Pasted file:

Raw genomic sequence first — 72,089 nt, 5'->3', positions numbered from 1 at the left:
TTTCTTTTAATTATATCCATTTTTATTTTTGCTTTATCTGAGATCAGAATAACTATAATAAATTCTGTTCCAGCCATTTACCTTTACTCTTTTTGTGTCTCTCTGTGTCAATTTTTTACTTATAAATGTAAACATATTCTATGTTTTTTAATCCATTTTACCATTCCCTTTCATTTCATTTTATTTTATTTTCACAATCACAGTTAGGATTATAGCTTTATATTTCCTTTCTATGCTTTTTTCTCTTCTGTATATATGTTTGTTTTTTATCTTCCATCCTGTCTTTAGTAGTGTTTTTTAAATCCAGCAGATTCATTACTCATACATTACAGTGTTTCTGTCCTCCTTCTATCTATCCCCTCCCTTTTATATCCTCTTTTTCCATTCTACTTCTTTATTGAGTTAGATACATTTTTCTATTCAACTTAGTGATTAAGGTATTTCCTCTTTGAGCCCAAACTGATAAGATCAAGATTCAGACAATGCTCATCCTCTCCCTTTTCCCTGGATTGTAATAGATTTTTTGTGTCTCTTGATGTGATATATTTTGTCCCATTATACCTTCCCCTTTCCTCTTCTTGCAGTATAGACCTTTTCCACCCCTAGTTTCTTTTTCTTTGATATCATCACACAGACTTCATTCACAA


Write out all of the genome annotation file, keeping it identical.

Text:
Raw genomic sequence first — 72,089 nt, 5'->3', positions numbered from 1 at the left:
TTTCTTTTAATTATATCCATTTTTATTTTTGCTTTATCTGAGATCAGAATAACTATAATAAATTCTGTTCCAGCCATTTACCTTTACTCTTTTTGTGTCTCTCTGTGTCAATTTTTTACTTATAAATGTAAACATATTCTATGTTTTTTAATCCATTTTACCATTCCCTTTCATTTCATTTTATTTTATTTTCACAATCACAGTTAGGATTATAGCTTTATATTTCCTTTCTATGCTTTTTTCTCTTCTGTATATATGTTTGTTTTTTATCTTCCATCCTGTCTTTAGTAGTGTTTTTTAAATCCAGCAGATTCATTACTCATACATTACAGTGTTTCTGTCCTCCTTCTATCTATCCCCTCCCTTTTATATCCTCTTTTTCCATTCTACTTCTTTATTGAGTTAGATACATTTTTCTATTCAACTTAGTGATTAAGGTATTTCCTCTTTGAGCCCAAACTGATAAGATCAAGATTCAGACAATGCTCATCCTCTCCCTTTTCCCTGGATTGTAATAGATTTTTTGTGTCTCTTGATGTGATATATTTTGTCCCATTATACCTTCCCCTTTCCTCTTCTTGCAGTATAGACCTTTTCCACCCCTAGTTTCTTTTTCTTTGATATCATCACACAGACTTCATTCACAA